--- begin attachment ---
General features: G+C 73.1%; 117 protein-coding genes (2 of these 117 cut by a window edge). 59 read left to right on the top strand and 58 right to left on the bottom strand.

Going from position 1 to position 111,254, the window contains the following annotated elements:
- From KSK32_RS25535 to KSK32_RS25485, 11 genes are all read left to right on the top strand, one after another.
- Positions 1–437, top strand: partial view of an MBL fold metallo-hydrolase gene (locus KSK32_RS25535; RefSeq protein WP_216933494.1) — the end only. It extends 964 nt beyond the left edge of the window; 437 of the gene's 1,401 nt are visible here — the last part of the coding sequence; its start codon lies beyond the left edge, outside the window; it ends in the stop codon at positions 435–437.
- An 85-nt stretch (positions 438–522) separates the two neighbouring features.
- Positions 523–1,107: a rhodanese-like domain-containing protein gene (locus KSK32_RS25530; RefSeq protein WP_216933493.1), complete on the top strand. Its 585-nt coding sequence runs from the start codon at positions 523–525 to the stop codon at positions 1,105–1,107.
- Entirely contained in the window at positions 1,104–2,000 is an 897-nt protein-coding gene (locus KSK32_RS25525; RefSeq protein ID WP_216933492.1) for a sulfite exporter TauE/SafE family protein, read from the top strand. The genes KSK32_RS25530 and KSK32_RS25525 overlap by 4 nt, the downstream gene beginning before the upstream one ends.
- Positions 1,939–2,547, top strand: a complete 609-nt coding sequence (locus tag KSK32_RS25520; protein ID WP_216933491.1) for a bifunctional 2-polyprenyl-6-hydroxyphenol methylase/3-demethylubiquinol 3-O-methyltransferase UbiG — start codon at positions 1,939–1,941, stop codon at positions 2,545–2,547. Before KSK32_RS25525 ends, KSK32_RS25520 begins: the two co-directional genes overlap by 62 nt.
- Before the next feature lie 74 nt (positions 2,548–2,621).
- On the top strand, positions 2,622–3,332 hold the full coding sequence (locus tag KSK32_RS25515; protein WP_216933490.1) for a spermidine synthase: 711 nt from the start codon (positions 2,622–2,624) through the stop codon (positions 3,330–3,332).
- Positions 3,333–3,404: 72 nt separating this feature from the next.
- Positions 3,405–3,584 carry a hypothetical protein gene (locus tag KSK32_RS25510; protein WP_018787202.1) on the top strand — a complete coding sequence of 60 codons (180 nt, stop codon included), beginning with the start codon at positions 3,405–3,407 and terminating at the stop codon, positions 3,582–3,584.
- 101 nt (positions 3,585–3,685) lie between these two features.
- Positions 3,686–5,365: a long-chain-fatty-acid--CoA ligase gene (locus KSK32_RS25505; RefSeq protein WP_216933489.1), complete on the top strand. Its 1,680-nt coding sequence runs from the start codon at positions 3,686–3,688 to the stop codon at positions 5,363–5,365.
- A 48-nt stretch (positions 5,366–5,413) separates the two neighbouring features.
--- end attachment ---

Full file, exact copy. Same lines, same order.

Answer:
General features: G+C 73.1%; 117 protein-coding genes (2 of these 117 cut by a window edge). 59 read left to right on the top strand and 58 right to left on the bottom strand.

Going from position 1 to position 111,254, the window contains the following annotated elements:
- From KSK32_RS25535 to KSK32_RS25485, 11 genes are all read left to right on the top strand, one after another.
- Positions 1–437, top strand: partial view of an MBL fold metallo-hydrolase gene (locus KSK32_RS25535; RefSeq protein WP_216933494.1) — the end only. It extends 964 nt beyond the left edge of the window; 437 of the gene's 1,401 nt are visible here — the last part of the coding sequence; its start codon lies beyond the left edge, outside the window; it ends in the stop codon at positions 435–437.
- An 85-nt stretch (positions 438–522) separates the two neighbouring features.
- Positions 523–1,107: a rhodanese-like domain-containing protein gene (locus KSK32_RS25530; RefSeq protein WP_216933493.1), complete on the top strand. Its 585-nt coding sequence runs from the start codon at positions 523–525 to the stop codon at positions 1,105–1,107.
- Entirely contained in the window at positions 1,104–2,000 is an 897-nt protein-coding gene (locus KSK32_RS25525; RefSeq protein ID WP_216933492.1) for a sulfite exporter TauE/SafE family protein, read from the top strand. The genes KSK32_RS25530 and KSK32_RS25525 overlap by 4 nt, the downstream gene beginning before the upstream one ends.
- Positions 1,939–2,547, top strand: a complete 609-nt coding sequence (locus tag KSK32_RS25520; protein ID WP_216933491.1) for a bifunctional 2-polyprenyl-6-hydroxyphenol methylase/3-demethylubiquinol 3-O-methyltransferase UbiG — start codon at positions 1,939–1,941, stop codon at positions 2,545–2,547. Before KSK32_RS25525 ends, KSK32_RS25520 begins: the two co-directional genes overlap by 62 nt.
- Before the next feature lie 74 nt (positions 2,548–2,621).
- On the top strand, positions 2,622–3,332 hold the full coding sequence (locus tag KSK32_RS25515; protein WP_216933490.1) for a spermidine synthase: 711 nt from the start codon (positions 2,622–2,624) through the stop codon (positions 3,330–3,332).
- Positions 3,333–3,404: 72 nt separating this feature from the next.
- Positions 3,405–3,584 carry a hypothetical protein gene (locus tag KSK32_RS25510; protein WP_018787202.1) on the top strand — a complete coding sequence of 60 codons (180 nt, stop codon included), beginning with the start codon at positions 3,405–3,407 and terminating at the stop codon, positions 3,582–3,584.
- 101 nt (positions 3,585–3,685) lie between these two features.
- Positions 3,686–5,365: a long-chain-fatty-acid--CoA ligase gene (locus KSK32_RS25505; RefSeq protein WP_216933489.1), complete on the top strand. Its 1,680-nt coding sequence runs from the start codon at positions 3,686–3,688 to the stop codon at positions 5,363–5,365.
- A 48-nt stretch (positions 5,366–5,413) separates the two neighbouring features.